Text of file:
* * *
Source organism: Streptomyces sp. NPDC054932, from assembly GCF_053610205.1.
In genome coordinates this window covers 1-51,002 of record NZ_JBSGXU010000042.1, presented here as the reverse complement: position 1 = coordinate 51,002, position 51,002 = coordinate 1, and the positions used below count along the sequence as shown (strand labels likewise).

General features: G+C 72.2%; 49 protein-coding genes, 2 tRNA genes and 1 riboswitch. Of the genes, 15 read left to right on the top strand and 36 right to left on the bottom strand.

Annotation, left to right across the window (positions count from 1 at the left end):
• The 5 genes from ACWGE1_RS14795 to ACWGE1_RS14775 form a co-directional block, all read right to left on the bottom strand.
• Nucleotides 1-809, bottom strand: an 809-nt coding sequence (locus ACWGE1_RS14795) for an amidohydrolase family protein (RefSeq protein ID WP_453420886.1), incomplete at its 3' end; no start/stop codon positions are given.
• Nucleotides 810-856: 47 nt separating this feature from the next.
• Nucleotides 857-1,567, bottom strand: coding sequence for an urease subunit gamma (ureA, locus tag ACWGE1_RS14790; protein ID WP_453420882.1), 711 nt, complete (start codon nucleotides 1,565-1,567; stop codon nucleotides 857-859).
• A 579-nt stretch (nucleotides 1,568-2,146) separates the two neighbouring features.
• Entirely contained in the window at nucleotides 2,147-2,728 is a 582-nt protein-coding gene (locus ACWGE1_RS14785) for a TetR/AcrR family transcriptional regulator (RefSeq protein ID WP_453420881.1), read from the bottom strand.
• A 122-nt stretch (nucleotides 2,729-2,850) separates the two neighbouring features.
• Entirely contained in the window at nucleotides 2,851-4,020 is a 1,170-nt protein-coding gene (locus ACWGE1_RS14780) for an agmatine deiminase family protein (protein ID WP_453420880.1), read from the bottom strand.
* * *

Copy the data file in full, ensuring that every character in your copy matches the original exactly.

Source organism: Streptomyces sp. NPDC054932, from assembly GCF_053610205.1.
In genome coordinates this window covers 1-51,002 of record NZ_JBSGXU010000042.1, presented here as the reverse complement: position 1 = coordinate 51,002, position 51,002 = coordinate 1, and the positions used below count along the sequence as shown (strand labels likewise).

General features: G+C 72.2%; 49 protein-coding genes, 2 tRNA genes and 1 riboswitch. Of the genes, 15 read left to right on the top strand and 36 right to left on the bottom strand.

Annotation, left to right across the window (positions count from 1 at the left end):
• The 5 genes from ACWGE1_RS14795 to ACWGE1_RS14775 form a co-directional block, all read right to left on the bottom strand.
• Nucleotides 1-809, bottom strand: an 809-nt coding sequence (locus ACWGE1_RS14795) for an amidohydrolase family protein (RefSeq protein ID WP_453420886.1), incomplete at its 3' end; no start/stop codon positions are given.
• Nucleotides 810-856: 47 nt separating this feature from the next.
• Nucleotides 857-1,567, bottom strand: coding sequence for an urease subunit gamma (ureA, locus tag ACWGE1_RS14790; protein ID WP_453420882.1), 711 nt, complete (start codon nucleotides 1,565-1,567; stop codon nucleotides 857-859).
• A 579-nt stretch (nucleotides 1,568-2,146) separates the two neighbouring features.
• Entirely contained in the window at nucleotides 2,147-2,728 is a 582-nt protein-coding gene (locus ACWGE1_RS14785) for a TetR/AcrR family transcriptional regulator (RefSeq protein ID WP_453420881.1), read from the bottom strand.
• A 122-nt stretch (nucleotides 2,729-2,850) separates the two neighbouring features.
• Entirely contained in the window at nucleotides 2,851-4,020 is a 1,170-nt protein-coding gene (locus ACWGE1_RS14780) for an agmatine deiminase family protein (protein ID WP_453420880.1), read from the bottom strand.